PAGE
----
Productivity is a central issue in the life of every worker or a student. As you strive to get more things done in shorter time periods, many of us may fall victim to some of the common productivity myths, many of which can actually negatively impact your work. To put these misconceptions to rest, we’ve compiled a list of 5 of the most common myths to help you make sure you’re really getting the most out of your day.
Myth 1: Productivity is about getting things done faster.
Today’s hectic and over-stimulated world can cause you to be hurried, busy, and multitaskers, in an attempt to increase productivity and life satisfaction. When most people think of productivity, they think of efficiency—getting more things done in less time. While efficiency is important, it is secondary. More important than efficiency is effectiveness—getting the right things done. Efficiency doesn’t matter if you are doing the wrong things in the first place.
The underlying truth: Productivity is about efficacy first, not efficiency.
Myth 2: 8 hours of sleep is a must
You’ve been told by health experts, and its conventional wisdom, that you should sleep between seven and eight continuous hours a day as an adult. Yet, the assumption that an eight-hour block of sleep is the ideal or norm may be a myth. The truth is, the amount of sleep required for optimal functioning depends on individual needs and that the right amount of sleep is different for everyone. Depending on the season, your mood or the previous day, you might need more or less sleep to be productive the next day. The 8-hour sleep rule is simply a myth.
The underlying truth: Sleep is something that cannot be bent to the uniform rules of productivity.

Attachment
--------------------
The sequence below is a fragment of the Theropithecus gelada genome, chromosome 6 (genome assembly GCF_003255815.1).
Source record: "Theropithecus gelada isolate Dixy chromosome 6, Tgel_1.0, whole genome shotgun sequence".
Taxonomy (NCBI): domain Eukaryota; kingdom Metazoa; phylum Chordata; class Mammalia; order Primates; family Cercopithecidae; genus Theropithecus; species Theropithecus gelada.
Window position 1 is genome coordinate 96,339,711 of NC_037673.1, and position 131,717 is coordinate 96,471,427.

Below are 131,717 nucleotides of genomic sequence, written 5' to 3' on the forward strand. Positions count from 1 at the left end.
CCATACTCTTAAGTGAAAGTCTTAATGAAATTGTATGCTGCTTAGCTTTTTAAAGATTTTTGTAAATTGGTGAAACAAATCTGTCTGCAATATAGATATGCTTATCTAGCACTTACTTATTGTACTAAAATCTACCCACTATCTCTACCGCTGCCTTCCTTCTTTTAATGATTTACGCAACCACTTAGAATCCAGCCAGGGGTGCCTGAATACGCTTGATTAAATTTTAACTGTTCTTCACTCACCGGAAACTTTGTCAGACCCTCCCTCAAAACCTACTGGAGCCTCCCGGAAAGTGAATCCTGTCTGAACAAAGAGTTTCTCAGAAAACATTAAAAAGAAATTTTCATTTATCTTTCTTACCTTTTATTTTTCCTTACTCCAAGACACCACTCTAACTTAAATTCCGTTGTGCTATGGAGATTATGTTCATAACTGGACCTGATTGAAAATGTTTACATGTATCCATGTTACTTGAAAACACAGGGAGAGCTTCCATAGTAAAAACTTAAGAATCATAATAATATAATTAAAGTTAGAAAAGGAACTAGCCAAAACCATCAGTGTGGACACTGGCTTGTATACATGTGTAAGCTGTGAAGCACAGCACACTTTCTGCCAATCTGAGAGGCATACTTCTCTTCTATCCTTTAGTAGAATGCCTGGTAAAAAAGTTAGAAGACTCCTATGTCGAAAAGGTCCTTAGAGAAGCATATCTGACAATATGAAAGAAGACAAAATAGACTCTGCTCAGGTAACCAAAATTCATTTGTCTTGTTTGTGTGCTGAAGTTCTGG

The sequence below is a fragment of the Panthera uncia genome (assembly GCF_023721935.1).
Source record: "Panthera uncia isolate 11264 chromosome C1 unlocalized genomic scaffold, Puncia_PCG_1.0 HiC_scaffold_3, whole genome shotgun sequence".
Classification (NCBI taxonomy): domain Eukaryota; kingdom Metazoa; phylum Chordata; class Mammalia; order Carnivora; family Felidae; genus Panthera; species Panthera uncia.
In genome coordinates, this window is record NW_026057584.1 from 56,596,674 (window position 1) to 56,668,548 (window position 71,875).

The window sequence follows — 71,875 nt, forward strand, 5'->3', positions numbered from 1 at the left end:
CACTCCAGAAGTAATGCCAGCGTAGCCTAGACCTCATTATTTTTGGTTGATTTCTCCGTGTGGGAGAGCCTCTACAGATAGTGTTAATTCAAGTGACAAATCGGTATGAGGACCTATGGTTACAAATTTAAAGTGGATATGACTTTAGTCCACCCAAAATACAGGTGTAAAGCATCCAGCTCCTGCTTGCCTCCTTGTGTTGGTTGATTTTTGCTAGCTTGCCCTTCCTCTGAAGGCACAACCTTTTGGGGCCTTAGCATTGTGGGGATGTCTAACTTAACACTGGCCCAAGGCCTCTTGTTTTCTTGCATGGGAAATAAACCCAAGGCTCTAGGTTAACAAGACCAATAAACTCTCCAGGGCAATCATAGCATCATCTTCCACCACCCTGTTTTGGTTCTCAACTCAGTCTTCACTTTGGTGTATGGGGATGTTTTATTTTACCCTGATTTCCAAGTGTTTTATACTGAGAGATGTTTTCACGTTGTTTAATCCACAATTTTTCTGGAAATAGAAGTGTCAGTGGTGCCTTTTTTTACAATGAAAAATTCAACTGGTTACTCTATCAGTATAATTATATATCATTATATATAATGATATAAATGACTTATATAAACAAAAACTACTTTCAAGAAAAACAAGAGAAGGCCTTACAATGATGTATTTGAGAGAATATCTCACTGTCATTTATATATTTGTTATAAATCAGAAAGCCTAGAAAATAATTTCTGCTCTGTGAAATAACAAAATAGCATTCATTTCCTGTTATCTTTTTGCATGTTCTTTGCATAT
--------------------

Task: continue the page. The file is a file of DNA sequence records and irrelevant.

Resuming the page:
Myth 3: Multitasking is for super achievers
Multitasking is a curse of productivity. When too much is going on at the same time everything slows down, work quality suffers, concentration deteriorates and everyone involved starts to feel overwhelmed. The idea of focusing on one task at a time may seem exasperating to some, especially when enthusiasm gets in the way, but it’s vital. Here’s how you can summarize this philosophy with this one simple question, “What’s the ONE Thing you can do that will make everything else simpler?” Finding that task can have a rolling effect on everything on the list that precedes it, which can result in an efficient operation.
The underlying truth: Delegation is not a skill, nor it’s an art form; it’s merely common sense.
Myth 4: Not taking breaks makes you productive
Contrary to what some believe, not taking a break will actually decrease your productivity.
Large workloads, tight deadlines and Long hours of study, not only affect your mental capacity and performance, but your physical health too. Taking small amounts of time out from your study can help you to relax and recover both physically and mentally. If you are sitting in front of the computer screen for long periods then eyestrain, headaches, and even blurred vision could become a problem. This is known as computer vision syndrome and it’s not something you want if you’re trying to concentrate and remain focused.
The underlying truth: Productivity is not working like a machine. Make your goals feasible and accessible.
Myth 5: Day dreaming = Not being productive
We all like to stay busy and seldom have time to spare for boredom or daydreaming. In fact, all of these are essential to our mental health and help us organize the information acquired during the day. They recharge our brains and power our productivity. A study reveals that these moments of idleness can actually help you focus. Remember the story of Isaac Newton lazing around in the shade when a falling apple inspired him to consider gravity?
The underlying truth: Zoning out for a few minutes allows your brain to tackle tasks it can’t handle when you’re busy.
There’s never a bad time to start a ‘productivity resolutions’, especially when they could save you time and help you with your degree. Here’s how you can apply a few productivity tips that could make a huge difference to how you manage work, time and all the fun stuff whilst you are at university.
So, our tip would be that you should be a little skeptical the next time you hear someone utter a little chestnut of “productivity wisdom.” People will always try to find shortcuts and hacks to make their working life easier, and some will prove to be useful. But in the end, you’ll take control of your own productivity by identifying your biggest goals. Once you identify it, you’ll be halfway to your next giant accomplishment.